Initially, I was unsure of how the staff and locals would take to a gringo (foreigner) working among them. However, I quickly learned that Chileans are among the most open and welcoming people I have ever met. I am beginning to think that they are the Irish of South America in terms of socialising and having fun!

Working Abroad

My first day on the farm, which I still joke about with the farm managers, was spent on the 350- hectare runoff block. Expecting there to be a quad, or some form of ATV, it’s fair to say I was surprised when the manager emerged, rein in hand, with a stallion. Watching the horseback veterans herding cattle is a sight to see. I’ve come to the conclusion that one good person on horseback is as good as three on foot! The model adopted by the fund is the ‘low-cost’ grass- based model, effectively emulating the model present across the South Pacific in New Zealand. Milk price is relatively similar to Ireland, although the payment system varies considerably among milk processors, and can often include between ten and twenty payment factors. Mainly spring calving, the fund operates three farms and a run-off block with approximately 3000 cows milked peak milk.

To date my role varies quite a lot, depending on which of the four farms in the portfolio tends to be the busiest. Gaining an insight into corporate farming from multiple aspects of the operation really is a once in a lifetime experience. Any one day could be spent calving, weighing heifers, discussing the price of milk with processors or even attending an anti-corruption in commerce meeting. That was a first!

Exploring Chile

Downtime is spent barbecuing or, of course, playing football. Football is the religion and Alexis Sánchez is God. Inter-farm derbies are a regular occurrence and as I quickly realised, have little to no rules.

My PWE fell over the national holiday, ‘Dieciocho’, which I’m told is the most celebrated holiday in Chile. Vaqueros (cowboys), Cueca dancing and parades lined the streets in the local village. Patriotism is certainly live and well in Chile.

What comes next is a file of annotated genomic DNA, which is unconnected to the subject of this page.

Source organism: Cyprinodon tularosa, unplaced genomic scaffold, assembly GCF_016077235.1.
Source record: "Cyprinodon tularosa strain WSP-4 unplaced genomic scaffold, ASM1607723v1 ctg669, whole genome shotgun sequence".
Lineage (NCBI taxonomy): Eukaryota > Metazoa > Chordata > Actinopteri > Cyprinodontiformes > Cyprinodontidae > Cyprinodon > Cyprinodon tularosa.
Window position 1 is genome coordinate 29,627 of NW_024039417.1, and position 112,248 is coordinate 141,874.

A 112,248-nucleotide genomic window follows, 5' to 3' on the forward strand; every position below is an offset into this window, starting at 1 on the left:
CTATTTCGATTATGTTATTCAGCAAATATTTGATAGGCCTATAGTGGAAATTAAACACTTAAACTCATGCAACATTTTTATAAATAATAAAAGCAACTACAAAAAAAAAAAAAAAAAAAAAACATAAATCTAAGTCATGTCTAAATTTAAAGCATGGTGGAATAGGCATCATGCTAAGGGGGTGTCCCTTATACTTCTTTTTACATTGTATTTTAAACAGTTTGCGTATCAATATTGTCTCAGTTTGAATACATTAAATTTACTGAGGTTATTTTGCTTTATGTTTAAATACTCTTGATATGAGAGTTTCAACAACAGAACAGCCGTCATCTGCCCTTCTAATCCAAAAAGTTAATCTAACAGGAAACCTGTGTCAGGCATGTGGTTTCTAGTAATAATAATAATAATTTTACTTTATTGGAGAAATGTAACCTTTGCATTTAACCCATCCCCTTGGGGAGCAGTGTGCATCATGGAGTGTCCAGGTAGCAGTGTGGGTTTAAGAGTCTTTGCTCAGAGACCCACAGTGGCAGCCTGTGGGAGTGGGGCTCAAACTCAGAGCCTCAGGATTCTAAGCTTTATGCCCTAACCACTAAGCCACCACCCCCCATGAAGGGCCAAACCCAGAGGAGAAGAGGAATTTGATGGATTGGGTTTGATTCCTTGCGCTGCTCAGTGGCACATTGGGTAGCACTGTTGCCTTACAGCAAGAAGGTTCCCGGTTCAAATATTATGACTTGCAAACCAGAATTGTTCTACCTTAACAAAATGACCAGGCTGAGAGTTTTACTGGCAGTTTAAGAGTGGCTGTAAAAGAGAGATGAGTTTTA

Having the opportunity to work, travel and experience a completely unique culture shaped by peculiar traditions and social norms for such a period of time is an element which is unique to the Dairy Business course. Thankfully I have seized this opportunity and visited some of the sights Chile has to offer during my time off. Home to the Atacama Desert, one of the driest places on earth, the Andes, the longest continental mountain range on the planet and amazing seaside towns such as Valparaíso and Vína del Mar, Chile certainly has much to offer in terms of tourism and social life.

Spanning over three climates, Chile also possesses a lot in terms of agriculture. In the semi-arid north, fruit and horticulture line the valleys, in the central zone, some of the largest wine producers in Latin America, for instance, Casillero del Diablo, exist and in the south, cereals, forestry, dairy and beef enterprises dominate.

Fortunately, I have also had the opportunity to visit one of the largest grassland dairy farms in the world, Manuka Chile, which operates a 22,600-hectare estate milking over 40,000 cows, with plans to increase to near 70,000.

To date, my experience in Chile and South America has been a real eye-opener. Every day presents a new challenge and is truly unique. The more time I spend here and people I encounter, be it farmers, staff, vets, AI technicians, contractors and locals the more I become fascinated by the nation and its culture.

I am ever so much grateful to both the Irish Farmers Journal and Agricultural Science Association for supporting me in my journey to date through their travel bursary.